Broken Relationship? You Can Fix It

Broken Relationship? You Can Fix It

Are all your friends talking about what they are giving their “Valentine,” for Valentine’s Day while you sit miserably wishing you still had a Valentine to buy a gift for? That last disagreement sounded pretty final when you walked out and heard the door slam behind you. Is there still a chance that the two of you could make-up and things might go back to how they used to be?

Let’s face it; romance does not always run smoothly, and sometimes a break-up is the only solution, but, don’t give up too soon. Most happily married couples, if they are honest, will tell you that they broke up at least once or twice and got back together before they finally ended up married, so there is probably still hope for you and the one that is missing from your life right now.

By that, I’m not suggesting that you go crawling back like a beaten dog, willing to apologize for things you didn’t even do, just to get the relationship moving again. If you do get back together, it should be as two individuals who respect and really care about each other, not as a couple where one of the pair rules while the other meekly jumps as his or her command. I’m sure you’ve seen couples like this, and “pitiful” is the only way to describe such a relationship.

Here are a couple of suggestions for making up with that guy or gal in your life that won’t require “groveling” from either of you.

1. Wait.

Most of us rush back the next day, (or even the same day in some cases), to get things settled. Not a good idea. Unless you are married and living in the same house, you both need time to cool down. Going back too soon may just stir the argument up again and nothing will change.

2. Think it over while you wait.

If we are honest, both parties usually bear some fault in an argument. Decide what your part was and be ready to admit it and apologize. Notice I said, admit it and apologize-not grovel and admit fault for things that you were clearly not responsible for. Think of ways the problem could have been settled without resorting to an argument.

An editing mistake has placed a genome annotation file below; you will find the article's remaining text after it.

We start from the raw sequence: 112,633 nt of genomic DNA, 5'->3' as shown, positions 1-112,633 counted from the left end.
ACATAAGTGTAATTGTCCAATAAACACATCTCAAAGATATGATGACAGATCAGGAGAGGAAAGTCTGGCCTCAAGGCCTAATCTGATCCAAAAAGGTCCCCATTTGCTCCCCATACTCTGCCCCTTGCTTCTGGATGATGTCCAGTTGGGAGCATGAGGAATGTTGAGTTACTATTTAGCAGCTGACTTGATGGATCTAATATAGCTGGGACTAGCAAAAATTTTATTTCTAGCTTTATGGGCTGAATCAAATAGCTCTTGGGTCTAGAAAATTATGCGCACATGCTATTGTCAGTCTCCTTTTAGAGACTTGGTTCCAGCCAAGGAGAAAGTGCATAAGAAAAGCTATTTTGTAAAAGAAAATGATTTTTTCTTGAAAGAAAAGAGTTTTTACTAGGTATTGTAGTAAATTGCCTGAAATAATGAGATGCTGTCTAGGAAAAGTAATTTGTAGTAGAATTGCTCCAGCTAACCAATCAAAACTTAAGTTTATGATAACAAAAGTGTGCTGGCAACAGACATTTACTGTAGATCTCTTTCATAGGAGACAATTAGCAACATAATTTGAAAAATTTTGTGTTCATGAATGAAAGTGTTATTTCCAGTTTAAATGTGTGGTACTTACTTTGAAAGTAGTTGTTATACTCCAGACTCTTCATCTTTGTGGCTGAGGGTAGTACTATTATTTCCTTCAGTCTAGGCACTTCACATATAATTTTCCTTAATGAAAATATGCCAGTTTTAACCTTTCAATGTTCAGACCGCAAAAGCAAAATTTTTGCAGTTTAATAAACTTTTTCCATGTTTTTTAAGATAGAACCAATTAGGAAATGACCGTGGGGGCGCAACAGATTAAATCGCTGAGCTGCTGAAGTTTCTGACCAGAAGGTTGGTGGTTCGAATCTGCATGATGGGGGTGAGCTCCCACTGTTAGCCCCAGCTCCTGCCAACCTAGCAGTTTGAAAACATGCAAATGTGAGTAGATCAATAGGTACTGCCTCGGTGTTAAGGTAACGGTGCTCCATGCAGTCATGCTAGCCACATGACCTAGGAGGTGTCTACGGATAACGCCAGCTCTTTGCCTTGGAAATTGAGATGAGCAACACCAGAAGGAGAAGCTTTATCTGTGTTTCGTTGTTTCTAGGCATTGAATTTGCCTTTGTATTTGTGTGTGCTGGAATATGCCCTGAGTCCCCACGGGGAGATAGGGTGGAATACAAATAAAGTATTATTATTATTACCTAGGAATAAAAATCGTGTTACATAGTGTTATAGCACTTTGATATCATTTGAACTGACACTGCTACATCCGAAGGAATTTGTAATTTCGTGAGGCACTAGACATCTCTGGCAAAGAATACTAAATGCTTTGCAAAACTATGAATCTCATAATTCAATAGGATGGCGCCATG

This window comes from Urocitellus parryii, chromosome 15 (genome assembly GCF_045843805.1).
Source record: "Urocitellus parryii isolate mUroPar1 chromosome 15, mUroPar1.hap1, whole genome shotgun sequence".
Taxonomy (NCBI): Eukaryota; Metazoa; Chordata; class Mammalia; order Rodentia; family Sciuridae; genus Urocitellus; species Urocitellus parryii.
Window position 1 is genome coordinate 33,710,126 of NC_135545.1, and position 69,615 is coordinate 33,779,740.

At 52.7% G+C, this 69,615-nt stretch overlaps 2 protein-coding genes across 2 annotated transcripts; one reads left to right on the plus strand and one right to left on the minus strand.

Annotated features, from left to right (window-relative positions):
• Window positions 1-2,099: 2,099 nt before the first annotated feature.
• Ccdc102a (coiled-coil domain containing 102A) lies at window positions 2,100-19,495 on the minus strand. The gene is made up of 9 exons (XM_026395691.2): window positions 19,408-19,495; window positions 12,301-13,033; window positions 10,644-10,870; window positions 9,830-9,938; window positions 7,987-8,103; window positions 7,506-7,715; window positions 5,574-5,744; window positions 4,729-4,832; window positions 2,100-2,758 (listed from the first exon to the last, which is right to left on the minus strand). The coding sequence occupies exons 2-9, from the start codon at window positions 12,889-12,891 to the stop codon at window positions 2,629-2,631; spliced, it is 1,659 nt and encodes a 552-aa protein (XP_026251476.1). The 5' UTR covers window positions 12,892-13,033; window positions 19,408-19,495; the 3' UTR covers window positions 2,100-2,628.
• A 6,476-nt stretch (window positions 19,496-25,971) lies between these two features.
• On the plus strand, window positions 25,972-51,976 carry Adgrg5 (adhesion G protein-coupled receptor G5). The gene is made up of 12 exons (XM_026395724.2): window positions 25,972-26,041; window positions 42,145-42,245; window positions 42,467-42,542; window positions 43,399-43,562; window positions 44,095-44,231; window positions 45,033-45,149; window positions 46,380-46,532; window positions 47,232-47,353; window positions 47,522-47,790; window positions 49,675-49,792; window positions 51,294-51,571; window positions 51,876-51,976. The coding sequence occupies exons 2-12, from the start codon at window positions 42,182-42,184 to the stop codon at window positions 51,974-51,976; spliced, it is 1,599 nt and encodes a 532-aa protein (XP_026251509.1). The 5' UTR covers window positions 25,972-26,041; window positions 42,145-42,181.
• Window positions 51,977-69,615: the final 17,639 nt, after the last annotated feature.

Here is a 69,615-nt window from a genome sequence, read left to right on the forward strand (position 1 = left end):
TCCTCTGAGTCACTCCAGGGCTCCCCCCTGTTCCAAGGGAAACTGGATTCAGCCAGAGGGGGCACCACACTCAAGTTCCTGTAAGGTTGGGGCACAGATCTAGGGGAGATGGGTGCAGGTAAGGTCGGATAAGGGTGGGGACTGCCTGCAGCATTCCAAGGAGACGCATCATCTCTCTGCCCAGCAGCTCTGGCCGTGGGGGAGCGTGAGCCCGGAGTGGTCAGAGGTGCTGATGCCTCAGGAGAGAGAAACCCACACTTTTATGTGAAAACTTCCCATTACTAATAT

3. Call or send a note.

Ask how they are doing without referring to the argument and say that the time apart has been good for you-has given you time to think. End by telling them to give you a call sometime. That leaves the ball in their court.

4. Wait a little longer.

When you hear from the other person, ask how they’ve been, and try to keep the conversation neutral for a few minutes. Then, if the conversation seems to be going well, mention the original argument. Admit and apologize for your part in it and suggest ways such an argument could be avoided in the future. (Remember, you were supposed to be figuring out some of those ways during the “wait” phase mentioned above.) Then move on. Don’t insist that the other party take responsibility unless they offer to. Go back to talking about non-inflammatory things for a while, and ask if they’d like to do something together soon. From there on, the ball is back in your court.

Jeanne Gibson writes about pets, kids, marriage, divorce, and how to get by in tough economic times from her home in Springfield, OR. Check out her marriage blog at

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